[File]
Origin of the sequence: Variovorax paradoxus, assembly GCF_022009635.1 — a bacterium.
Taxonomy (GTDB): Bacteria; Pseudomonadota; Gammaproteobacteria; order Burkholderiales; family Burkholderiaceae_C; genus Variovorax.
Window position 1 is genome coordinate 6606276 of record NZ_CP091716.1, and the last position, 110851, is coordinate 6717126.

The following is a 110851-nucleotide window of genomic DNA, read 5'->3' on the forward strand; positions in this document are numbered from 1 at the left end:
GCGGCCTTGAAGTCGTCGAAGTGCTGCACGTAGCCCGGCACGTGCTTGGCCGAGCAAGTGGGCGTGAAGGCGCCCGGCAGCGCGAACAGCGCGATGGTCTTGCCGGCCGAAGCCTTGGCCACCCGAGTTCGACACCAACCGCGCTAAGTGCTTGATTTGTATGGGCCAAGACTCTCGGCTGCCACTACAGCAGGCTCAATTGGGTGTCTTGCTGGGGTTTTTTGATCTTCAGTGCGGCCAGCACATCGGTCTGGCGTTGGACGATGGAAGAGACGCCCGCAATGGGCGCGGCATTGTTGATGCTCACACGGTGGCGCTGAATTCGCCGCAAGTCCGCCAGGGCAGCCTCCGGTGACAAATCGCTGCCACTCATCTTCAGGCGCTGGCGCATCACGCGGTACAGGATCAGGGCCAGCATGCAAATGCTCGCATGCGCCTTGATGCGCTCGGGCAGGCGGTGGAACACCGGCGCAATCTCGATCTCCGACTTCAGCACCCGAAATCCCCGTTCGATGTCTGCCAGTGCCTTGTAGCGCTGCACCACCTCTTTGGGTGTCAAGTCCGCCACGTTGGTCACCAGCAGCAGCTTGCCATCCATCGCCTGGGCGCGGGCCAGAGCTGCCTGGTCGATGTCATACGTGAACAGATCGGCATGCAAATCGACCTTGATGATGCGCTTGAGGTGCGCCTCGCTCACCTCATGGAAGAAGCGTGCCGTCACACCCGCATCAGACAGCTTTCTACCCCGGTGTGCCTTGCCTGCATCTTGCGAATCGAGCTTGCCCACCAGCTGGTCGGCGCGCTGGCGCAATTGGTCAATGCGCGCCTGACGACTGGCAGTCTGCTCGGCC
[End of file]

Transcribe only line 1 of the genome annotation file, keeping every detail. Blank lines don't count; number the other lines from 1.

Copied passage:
Origin of the sequence: Variovorax paradoxus, assembly GCF_022009635.1 — a bacterium.